Additionally, for both SSDI and SSI, the person must prove that they cannot do a generic job at a certain level of difficulty. Although there is an in-depth table of job duties the Administration considers, the following rules of thumb can often be applied. A person under 50 must not be able to do what is called “sedentary work.” This is best envisioned as a sit-down receptionist job, with duties including answering the phone, taking messages and sorting mail. For a person between 50 and 60, inability to engage in “light duty” work must be shown. Assembly line work, involving a significant amount of standing and twisting, but no heavy lifting, is an example of light duty work. Finally, a person over 60 must only show that they cannot do “medium duty” work. This is a job in which a person must lift 50 pounds, and stand or walk six hours per day. Clearly, this graduated test favors older individuals, who have presumably paid more into the system and will spend less time on disability before converting to retirement benefits.
Please note that the above has condensed numerous intricate regulations and rulings – literally thousands of pages – into a few paragraphs. These are best considered rules of thumb or general guidelines, and not concrete rules. Additionally, even a person who believes that they fit the requirements may be denied benefits. Different judges may interpret the same claimant’s testimony and medical records differently.
A person whose disability application is approved is eligible for several benefits. These include regular payments, Medicare or Medicaid eligibility, and eligibility for their dependents. Please note that there are waiting periods for these benefits based upon the date of disability. This waiting period is five full calendar months after the date of disability for payments and two years after the date of disability for Medicare benefit eligibility.
The amount of monthly payments varies as much as work histories. To determine the amount of your benefit eligibility, refer to the green form mailed to you by the Administration approximately three months before your birthday, which reports your earnings for every year of your life. On this form, your eligible benefits are listed. You can also contact the administration and request your benefit eligibility. Please note, however, that these benefits may be reduced if you receive a government pension, workers’ compensation or other benefits.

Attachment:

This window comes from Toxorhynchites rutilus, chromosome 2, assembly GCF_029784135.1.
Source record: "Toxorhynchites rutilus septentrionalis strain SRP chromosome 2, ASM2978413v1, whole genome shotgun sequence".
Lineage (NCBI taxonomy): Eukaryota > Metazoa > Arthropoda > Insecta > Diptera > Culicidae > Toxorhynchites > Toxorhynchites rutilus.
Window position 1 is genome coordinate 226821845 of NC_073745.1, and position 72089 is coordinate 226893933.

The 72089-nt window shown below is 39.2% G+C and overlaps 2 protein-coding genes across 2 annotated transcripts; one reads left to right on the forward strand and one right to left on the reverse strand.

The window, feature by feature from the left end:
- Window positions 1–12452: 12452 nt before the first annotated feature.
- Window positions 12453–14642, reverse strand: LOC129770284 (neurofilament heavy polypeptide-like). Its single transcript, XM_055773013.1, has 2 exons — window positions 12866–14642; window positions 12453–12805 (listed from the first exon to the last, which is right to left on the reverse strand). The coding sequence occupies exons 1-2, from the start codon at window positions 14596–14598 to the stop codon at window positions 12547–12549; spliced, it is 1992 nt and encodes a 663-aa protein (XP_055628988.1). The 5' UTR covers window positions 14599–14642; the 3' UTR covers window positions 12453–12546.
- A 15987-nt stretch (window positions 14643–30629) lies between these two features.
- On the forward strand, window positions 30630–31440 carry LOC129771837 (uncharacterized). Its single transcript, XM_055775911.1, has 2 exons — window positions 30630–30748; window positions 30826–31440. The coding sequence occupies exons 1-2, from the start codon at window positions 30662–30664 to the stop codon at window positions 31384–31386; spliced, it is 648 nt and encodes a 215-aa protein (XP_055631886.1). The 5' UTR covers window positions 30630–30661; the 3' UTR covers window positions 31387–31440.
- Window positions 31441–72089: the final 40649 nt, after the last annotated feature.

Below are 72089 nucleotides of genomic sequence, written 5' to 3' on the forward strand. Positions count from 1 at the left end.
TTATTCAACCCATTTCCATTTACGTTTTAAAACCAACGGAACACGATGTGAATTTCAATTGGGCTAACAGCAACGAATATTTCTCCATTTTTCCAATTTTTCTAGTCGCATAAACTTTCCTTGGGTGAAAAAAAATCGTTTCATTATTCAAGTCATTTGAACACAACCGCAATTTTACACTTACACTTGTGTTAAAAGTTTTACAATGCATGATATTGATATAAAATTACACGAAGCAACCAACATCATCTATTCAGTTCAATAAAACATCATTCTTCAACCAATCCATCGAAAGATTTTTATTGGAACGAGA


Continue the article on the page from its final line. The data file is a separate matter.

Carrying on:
(3) The Application Process and Timeline
The timeline for disability claims varies by the region of the country a person lives in. Below are estimates for eastern Pennsylvania, whose response times are considered average to above- average.
Typically, a person who applies for disability can expect to have a final resolution of their claim within two years. The actual time period may be shorter depending on what stage in the review process a person’s claim is approved.
Approximately one-third of individuals who are approved for disability benefits are approved at the initial Administrative Review. Here, a reviewer receives an applicant’s medical records and any background information that has been submitted (including work history). Without ever seeing the claimant, the reviewer approves or denies the claim. Typically, this process will take three to six months.
If a person is denied at the Administrative Review stage, he or she may appeal and request a hearing. Notably, there is a strictly enforced appeal period. It is suggested that you closely review your decision and/or talk to an attorney or the Administration to ensure that any appeal is filed within the necessary deadline. Failure to file before the deadline may forfeit your right to appeal.
Generally, six to nine months pass between when an appeal is filed and when a hearing is scheduled. It is strongly suggested that, if you did not have an attorney represent you at the initial filing, you obtain an attorney for the hearing. The claimant’s testimony is taken at this stage, and the record is effectively closed at the end of the hearing. The hearing is the claimant’s best opportunity for approval of benefits.
Should you be denied at the hearing level, there are additional appeals available, all the way to the Supreme Court. At these later stages, the courts must find a serious error in the prior decision to overturn the earlier denial. Again, appeals must be filed in a timely fashion.
The above information is a legal snapshot of the disability process in mid-2010, intended to provide a person with the basics of whether disability is appropriate. It is meant to supplement, not replace, the advice of trained professionals, including representatives at your local Social Security office or an attorney.